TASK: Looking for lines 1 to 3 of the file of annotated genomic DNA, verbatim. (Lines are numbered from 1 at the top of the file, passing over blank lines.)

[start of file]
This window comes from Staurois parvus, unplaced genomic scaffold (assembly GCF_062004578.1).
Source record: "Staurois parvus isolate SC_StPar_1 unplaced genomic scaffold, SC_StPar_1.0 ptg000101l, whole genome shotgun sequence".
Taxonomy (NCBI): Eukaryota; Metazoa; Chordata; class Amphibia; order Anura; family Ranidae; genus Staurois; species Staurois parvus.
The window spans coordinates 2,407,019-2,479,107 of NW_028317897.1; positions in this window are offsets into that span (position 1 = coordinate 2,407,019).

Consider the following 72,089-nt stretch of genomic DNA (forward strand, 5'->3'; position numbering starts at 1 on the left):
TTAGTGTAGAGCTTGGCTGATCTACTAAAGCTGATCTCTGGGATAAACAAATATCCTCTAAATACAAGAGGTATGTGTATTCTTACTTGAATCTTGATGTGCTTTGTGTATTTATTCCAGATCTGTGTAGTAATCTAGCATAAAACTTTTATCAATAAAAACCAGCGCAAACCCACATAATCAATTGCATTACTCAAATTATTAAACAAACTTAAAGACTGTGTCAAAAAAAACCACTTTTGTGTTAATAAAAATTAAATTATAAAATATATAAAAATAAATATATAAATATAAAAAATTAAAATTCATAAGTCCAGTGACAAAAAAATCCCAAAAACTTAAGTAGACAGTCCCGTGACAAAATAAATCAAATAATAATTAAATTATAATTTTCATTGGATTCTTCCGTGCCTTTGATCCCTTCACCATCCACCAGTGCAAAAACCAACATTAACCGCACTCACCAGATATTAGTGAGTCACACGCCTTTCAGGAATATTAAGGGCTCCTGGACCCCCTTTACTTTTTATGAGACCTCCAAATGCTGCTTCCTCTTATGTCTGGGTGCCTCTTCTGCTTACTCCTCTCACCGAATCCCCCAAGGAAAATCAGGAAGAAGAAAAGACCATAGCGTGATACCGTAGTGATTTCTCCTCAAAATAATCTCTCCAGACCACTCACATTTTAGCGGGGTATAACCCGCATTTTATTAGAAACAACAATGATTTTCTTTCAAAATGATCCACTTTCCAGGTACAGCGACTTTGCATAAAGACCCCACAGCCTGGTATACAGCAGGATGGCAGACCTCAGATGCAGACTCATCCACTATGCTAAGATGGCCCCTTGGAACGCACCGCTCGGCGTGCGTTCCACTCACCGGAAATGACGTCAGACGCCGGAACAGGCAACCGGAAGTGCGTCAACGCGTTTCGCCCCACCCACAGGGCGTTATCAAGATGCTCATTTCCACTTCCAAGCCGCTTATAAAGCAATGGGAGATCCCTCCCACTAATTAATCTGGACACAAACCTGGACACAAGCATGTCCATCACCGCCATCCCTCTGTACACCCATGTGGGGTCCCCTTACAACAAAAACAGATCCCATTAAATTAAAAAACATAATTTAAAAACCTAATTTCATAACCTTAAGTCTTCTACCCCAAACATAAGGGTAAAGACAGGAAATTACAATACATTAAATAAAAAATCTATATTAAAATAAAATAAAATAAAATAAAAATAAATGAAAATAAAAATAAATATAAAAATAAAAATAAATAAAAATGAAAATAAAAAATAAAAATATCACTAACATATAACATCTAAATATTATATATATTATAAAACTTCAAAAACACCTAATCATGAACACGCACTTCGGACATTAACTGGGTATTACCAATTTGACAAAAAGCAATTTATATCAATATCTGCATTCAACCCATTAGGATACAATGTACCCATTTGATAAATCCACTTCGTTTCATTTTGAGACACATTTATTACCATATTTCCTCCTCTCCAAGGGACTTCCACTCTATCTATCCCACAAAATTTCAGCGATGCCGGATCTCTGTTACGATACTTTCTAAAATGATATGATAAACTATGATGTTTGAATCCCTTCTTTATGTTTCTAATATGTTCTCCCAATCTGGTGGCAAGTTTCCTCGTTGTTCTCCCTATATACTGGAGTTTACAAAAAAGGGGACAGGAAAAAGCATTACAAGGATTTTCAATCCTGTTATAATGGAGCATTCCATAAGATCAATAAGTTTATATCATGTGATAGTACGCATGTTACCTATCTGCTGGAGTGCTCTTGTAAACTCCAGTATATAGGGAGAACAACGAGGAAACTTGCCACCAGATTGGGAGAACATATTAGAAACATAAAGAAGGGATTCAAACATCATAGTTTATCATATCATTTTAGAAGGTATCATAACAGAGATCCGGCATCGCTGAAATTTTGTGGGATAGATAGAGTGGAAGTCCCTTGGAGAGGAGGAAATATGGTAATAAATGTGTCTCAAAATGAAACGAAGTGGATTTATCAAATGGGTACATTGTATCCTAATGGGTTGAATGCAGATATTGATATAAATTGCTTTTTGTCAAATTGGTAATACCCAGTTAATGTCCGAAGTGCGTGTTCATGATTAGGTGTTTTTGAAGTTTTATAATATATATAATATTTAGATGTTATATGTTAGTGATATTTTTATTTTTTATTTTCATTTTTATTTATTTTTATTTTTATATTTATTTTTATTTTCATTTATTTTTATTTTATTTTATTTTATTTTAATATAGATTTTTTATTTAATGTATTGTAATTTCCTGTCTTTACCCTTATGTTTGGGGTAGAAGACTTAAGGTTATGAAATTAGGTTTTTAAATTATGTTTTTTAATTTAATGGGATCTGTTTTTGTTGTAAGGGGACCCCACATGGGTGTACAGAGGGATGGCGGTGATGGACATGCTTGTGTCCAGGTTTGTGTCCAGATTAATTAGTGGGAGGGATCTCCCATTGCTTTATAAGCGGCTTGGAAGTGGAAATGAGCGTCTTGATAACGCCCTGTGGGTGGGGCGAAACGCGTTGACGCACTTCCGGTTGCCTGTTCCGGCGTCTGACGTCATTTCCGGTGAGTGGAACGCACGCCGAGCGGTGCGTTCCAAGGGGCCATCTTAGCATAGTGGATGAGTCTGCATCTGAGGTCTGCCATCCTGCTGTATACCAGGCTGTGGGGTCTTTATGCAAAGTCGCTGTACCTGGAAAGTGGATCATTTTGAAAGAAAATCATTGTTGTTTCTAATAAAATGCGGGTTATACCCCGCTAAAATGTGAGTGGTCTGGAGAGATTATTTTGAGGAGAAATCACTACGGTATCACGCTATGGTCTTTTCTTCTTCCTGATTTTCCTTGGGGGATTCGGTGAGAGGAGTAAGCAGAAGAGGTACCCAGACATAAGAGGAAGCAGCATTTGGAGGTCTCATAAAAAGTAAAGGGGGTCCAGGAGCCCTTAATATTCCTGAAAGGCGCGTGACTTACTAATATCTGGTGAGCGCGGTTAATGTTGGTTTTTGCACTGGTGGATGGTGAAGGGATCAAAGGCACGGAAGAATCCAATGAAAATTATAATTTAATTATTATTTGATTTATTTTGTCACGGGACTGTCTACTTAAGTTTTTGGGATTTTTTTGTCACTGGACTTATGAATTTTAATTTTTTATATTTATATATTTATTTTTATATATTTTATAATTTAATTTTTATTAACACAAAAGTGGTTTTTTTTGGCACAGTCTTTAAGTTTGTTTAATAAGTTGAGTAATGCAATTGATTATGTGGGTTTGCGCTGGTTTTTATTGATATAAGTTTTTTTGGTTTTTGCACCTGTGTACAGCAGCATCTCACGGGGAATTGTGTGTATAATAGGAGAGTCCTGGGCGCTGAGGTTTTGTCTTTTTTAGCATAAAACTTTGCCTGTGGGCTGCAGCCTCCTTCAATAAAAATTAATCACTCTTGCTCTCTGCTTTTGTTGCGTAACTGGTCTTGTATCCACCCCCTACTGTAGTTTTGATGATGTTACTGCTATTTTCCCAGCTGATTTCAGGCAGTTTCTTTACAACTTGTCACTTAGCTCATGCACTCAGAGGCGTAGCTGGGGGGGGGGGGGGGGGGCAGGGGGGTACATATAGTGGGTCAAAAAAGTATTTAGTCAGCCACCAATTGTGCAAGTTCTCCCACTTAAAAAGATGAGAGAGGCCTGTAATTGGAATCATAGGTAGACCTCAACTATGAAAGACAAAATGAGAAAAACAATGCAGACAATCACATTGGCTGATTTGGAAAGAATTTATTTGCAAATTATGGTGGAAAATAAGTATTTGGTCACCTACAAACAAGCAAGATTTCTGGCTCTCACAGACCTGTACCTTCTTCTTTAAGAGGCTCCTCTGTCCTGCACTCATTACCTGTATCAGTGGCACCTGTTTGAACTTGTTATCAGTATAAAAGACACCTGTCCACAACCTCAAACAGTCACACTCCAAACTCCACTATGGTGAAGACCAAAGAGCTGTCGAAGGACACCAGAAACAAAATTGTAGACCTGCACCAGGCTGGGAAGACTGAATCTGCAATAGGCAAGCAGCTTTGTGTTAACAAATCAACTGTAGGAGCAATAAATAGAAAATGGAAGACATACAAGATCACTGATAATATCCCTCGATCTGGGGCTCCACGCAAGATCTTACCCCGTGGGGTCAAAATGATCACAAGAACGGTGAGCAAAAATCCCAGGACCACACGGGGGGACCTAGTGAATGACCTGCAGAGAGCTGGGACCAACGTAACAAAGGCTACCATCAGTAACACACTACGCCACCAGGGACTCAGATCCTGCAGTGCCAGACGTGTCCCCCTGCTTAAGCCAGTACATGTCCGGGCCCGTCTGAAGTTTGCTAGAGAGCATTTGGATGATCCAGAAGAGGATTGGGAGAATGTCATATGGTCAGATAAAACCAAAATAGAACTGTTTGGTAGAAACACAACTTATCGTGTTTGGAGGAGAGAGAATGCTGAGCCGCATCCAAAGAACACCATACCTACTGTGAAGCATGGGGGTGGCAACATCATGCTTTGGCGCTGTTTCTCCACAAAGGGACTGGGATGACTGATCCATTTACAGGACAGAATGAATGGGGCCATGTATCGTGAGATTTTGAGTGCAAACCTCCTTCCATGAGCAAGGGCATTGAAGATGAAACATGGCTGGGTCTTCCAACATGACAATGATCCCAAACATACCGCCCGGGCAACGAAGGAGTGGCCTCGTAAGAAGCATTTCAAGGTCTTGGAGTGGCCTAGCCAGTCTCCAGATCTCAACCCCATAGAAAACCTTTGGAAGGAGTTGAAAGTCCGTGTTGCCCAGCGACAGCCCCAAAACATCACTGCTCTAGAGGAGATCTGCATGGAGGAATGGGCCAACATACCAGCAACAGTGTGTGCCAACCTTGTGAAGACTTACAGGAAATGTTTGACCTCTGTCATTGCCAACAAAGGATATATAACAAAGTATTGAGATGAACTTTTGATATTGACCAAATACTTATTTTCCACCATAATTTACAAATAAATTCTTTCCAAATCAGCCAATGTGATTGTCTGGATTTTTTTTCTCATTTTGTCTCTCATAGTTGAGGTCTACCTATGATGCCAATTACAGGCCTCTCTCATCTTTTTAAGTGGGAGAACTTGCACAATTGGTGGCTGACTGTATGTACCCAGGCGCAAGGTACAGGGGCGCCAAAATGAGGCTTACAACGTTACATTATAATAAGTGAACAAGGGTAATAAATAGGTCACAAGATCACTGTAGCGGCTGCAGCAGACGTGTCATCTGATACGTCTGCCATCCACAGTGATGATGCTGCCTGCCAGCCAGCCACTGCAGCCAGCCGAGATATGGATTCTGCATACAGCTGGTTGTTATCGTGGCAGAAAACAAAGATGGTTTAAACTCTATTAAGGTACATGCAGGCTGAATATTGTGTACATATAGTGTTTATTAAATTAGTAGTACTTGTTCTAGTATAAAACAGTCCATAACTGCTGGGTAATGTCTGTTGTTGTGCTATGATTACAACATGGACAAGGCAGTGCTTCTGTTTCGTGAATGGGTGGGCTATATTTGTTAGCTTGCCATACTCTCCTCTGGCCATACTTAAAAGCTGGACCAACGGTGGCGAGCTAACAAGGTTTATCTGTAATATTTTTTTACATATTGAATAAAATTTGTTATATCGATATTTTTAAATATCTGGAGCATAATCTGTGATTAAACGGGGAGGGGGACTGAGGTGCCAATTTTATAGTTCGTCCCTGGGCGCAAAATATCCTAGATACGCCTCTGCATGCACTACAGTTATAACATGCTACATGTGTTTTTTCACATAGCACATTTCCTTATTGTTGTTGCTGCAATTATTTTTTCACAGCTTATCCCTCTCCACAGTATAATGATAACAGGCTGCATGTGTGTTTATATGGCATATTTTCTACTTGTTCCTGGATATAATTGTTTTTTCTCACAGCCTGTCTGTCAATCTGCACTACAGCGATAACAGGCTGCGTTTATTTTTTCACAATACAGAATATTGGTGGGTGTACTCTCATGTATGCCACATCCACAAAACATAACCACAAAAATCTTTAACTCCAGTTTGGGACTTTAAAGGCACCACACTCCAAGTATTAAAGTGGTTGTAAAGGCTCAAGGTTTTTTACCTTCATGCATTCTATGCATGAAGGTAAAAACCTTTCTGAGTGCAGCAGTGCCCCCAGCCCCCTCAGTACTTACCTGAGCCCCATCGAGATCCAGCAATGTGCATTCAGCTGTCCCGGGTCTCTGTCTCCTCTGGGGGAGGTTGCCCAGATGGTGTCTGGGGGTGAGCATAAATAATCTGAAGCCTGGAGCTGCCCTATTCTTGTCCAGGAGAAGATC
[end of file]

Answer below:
This window comes from Staurois parvus, unplaced genomic scaffold (assembly GCF_062004578.1).
Source record: "Staurois parvus isolate SC_StPar_1 unplaced genomic scaffold, SC_StPar_1.0 ptg000101l, whole genome shotgun sequence".
Taxonomy (NCBI): Eukaryota; Metazoa; Chordata; class Amphibia; order Anura; family Ranidae; genus Staurois; species Staurois parvus.